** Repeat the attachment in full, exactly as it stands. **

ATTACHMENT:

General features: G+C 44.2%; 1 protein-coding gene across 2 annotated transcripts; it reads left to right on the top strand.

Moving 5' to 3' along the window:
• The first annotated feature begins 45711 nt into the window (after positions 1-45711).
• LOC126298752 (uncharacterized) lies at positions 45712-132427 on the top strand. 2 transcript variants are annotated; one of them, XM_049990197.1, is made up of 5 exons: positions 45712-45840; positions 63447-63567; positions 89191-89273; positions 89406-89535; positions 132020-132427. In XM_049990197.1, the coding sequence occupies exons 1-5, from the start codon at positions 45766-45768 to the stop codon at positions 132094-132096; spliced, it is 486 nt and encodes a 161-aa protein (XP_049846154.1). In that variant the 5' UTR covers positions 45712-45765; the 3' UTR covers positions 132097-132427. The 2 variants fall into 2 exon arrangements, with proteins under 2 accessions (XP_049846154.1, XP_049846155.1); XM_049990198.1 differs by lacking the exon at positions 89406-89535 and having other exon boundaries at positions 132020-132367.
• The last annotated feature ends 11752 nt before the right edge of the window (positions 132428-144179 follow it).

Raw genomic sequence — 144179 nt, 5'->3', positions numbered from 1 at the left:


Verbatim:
General features: G+C 44.2%; 1 protein-coding gene across 2 annotated transcripts; it reads left to right on the top strand.

Moving 5' to 3' along the window:
• The first annotated feature begins 45711 nt into the window (after positions 1-45711).
• LOC126298752 (uncharacterized) lies at positions 45712-132427 on the top strand. 2 transcript variants are annotated; one of them, XM_049990197.1, is made up of 5 exons: positions 45712-45840; positions 63447-63567; positions 89191-89273; positions 89406-89535; positions 132020-132427. In XM_049990197.1, the coding sequence occupies exons 1-5, from the start codon at positions 45766-45768 to the stop codon at positions 132094-132096; spliced, it is 486 nt and encodes a 161-aa protein (XP_049846154.1). In that variant the 5' UTR covers positions 45712-45765; the 3' UTR covers positions 132097-132427. The 2 variants fall into 2 exon arrangements, with proteins under 2 accessions (XP_049846154.1, XP_049846155.1); XM_049990198.1 differs by lacking the exon at positions 89406-89535 and having other exon boundaries at positions 132020-132367.
• The last annotated feature ends 11752 nt before the right edge of the window (positions 132428-144179 follow it).

Raw genomic sequence — 144179 nt, 5'->3', positions numbered from 1 at the left: